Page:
Land & Environment

Black Is The New Green: Exploring Biochar's Potential to Moderate Wildfire, Store Carbon

By Lael Gilbert |

Video by Taylor Emerson, Digital Journalist, University Marketing & Communications

From almost any scenic viewpoint in Utah, the problem becomes readily apparent; among evergreen and aspen is a peppering of gray: standing dead trees.

Utah forests have had an especially tough couple of decades, and foresters are grappling to manage the remnants. An emerging tool — biochar — shows potential to benefit both forest and the greater ecosystem, according to USU forestry resources specialist Darren McAvoy.

Two-decades of megadrought have left forests vulnerable, allowing bark beetles to wheedle their way across the West. These harsh conditions have left behind an overwhelming mass of what foresters call “hazardous fuels” on public lands.

There is serious risk that the dry material could intensify wildfires, and much of it isn’t left to lie where it falls. It is instead piled and burned by hand — a practice that helps to mitigate the intensity of wildfire but adds to the problem of global warming through the release of copious amounts of smoke into the atmosphere.

Biochar has potential to both reduce the risk of wildfire on public lands and limit the amount of greenhouse gasses released when burning hazardous fuels, said McAvoy, from the Quinney College of Natural Resources.

Biochar is a type of charcoal produced by heating organic materials, such as wood or plant waste, in a low-oxygen environment, a process called pyrolysis. This process preserves from one-third to half of the carbon in the wood, compared to pile burning where all of the material is converted to smoke. The stable carbon left behind can be held in soil for hundreds of years under the right circumstances, and the product offers a host of benefits for soil health, water quality and soil productivity, McAvoy said.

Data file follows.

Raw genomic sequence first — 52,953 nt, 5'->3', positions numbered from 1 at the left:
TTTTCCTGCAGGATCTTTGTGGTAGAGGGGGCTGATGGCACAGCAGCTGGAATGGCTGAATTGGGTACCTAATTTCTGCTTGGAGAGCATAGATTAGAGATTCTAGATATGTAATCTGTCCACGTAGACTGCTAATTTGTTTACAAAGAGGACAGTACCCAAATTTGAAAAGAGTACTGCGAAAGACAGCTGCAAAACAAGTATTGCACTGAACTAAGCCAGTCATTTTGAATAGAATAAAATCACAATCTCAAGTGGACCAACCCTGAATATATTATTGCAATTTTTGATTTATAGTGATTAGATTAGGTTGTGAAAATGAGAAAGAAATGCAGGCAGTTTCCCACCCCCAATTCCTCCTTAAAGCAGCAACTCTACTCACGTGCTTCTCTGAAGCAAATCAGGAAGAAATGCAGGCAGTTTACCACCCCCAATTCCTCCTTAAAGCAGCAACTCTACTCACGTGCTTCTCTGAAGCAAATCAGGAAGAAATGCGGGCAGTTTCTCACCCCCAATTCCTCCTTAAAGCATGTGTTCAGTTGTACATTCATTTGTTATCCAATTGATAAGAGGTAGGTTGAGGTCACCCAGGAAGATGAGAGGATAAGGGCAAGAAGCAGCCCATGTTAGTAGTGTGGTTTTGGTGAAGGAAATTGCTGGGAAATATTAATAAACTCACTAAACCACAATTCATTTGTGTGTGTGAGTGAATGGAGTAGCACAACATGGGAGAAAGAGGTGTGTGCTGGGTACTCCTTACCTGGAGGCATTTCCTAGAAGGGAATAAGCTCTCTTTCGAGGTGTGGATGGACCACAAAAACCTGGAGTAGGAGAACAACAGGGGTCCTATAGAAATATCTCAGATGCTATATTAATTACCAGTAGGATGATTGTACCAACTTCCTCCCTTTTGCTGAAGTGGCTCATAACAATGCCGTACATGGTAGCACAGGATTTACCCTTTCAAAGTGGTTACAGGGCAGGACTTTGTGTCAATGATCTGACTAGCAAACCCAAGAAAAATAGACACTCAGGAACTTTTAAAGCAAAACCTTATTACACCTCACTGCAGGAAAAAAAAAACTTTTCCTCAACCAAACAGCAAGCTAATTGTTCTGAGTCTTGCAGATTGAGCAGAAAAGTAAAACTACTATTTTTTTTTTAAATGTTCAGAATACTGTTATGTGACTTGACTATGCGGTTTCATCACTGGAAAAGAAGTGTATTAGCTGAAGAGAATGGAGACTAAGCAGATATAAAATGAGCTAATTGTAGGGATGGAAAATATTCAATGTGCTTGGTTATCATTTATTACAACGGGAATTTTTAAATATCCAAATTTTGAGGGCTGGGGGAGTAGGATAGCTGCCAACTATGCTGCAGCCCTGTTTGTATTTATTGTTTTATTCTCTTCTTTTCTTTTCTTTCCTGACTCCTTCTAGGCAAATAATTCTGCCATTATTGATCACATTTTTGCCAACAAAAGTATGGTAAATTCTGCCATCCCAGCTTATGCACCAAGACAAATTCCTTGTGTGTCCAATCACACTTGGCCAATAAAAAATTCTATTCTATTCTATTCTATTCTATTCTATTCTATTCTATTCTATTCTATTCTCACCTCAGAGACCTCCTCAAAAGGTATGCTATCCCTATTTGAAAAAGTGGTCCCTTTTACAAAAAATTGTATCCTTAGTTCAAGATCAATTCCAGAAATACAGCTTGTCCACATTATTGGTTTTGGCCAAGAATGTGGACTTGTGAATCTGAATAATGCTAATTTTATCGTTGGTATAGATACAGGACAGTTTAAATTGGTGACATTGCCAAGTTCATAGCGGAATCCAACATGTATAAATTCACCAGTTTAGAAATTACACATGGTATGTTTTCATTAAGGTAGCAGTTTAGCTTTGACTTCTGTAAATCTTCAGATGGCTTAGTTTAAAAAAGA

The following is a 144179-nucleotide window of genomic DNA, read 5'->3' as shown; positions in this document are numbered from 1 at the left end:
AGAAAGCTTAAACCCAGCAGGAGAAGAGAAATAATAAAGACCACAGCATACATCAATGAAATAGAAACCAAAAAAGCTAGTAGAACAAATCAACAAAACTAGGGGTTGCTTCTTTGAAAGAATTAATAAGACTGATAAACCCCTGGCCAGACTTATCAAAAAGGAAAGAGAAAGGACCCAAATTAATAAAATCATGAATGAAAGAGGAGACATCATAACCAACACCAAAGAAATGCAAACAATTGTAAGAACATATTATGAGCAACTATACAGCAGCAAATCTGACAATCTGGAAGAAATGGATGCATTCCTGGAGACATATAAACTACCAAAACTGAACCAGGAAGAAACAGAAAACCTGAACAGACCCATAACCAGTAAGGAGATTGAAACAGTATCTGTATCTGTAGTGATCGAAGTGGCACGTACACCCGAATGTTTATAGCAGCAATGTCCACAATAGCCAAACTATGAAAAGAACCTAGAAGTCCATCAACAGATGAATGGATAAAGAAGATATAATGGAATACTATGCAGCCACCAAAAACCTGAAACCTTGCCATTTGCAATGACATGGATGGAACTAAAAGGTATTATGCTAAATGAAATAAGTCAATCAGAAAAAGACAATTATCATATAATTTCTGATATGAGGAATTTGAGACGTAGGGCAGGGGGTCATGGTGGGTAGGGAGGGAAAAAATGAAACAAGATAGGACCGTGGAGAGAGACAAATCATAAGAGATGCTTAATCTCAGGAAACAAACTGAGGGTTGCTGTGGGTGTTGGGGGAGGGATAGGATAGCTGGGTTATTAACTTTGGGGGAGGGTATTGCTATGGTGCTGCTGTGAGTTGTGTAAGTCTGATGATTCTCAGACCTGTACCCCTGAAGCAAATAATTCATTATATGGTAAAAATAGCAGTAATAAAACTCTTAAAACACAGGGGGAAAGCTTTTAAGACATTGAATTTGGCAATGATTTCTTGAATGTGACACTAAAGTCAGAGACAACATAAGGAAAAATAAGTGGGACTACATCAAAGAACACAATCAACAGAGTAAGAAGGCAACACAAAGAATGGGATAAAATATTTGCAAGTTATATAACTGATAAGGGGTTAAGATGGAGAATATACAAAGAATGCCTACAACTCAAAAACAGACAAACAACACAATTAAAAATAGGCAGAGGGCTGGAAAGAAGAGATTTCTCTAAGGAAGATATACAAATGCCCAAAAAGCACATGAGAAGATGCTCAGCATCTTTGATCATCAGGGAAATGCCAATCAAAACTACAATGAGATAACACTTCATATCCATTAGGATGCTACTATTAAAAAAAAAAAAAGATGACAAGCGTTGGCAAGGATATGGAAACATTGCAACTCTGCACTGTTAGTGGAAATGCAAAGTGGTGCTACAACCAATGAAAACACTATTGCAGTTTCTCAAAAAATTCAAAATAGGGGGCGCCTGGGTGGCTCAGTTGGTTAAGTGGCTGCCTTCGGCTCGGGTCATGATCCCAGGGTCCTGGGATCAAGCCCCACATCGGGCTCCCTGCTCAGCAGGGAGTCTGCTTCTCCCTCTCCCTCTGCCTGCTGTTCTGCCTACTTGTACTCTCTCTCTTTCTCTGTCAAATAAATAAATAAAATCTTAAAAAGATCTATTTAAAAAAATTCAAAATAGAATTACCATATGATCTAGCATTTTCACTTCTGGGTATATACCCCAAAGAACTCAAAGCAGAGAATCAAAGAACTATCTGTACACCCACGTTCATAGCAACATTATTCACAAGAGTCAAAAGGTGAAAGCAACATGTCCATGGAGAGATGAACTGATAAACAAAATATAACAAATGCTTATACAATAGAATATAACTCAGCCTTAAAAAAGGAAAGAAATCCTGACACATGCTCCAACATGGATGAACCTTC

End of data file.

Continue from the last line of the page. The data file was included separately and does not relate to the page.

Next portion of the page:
When added as an amendment to soil, carbon stored as biochar can improve fertility and provide a stable source of carbon for soil microorganisms. It can also absorb pollutants, preventing them from leaching into groundwater or surface water and can improve soil structure and water retention, which can help plants grow faster.

The production of biochar is not without challenges. The most obvious on public land is the portability of the equipment, McAvoy said. At a recent public event, he and a team of biochar enthusiasts demonstrated the utility of small kilns, biochar production equipment that is more portable and easier to use in backcountry settings.

McAvoy himself designed a “big box” kiln, small enough to be hauled behind a truck. The dumpster-sized metal box is double-walled to hold in the heat and increase safety for people participating on site, said McAvoy, who heads the Utah Biomass Resource Group.

“As overwhelming as it may seem right now, with these advances we can get a handle on the problem of hazardous fuels,” McAvoy said. “And the biochar process shows incredible promise in that toolbox of solutions.”


Lael Gilbert
Public Relations Specialist
Quinney College of Natural Resources


Darren McAvoy
Extension Assistant Professor
Wildland Resources Department


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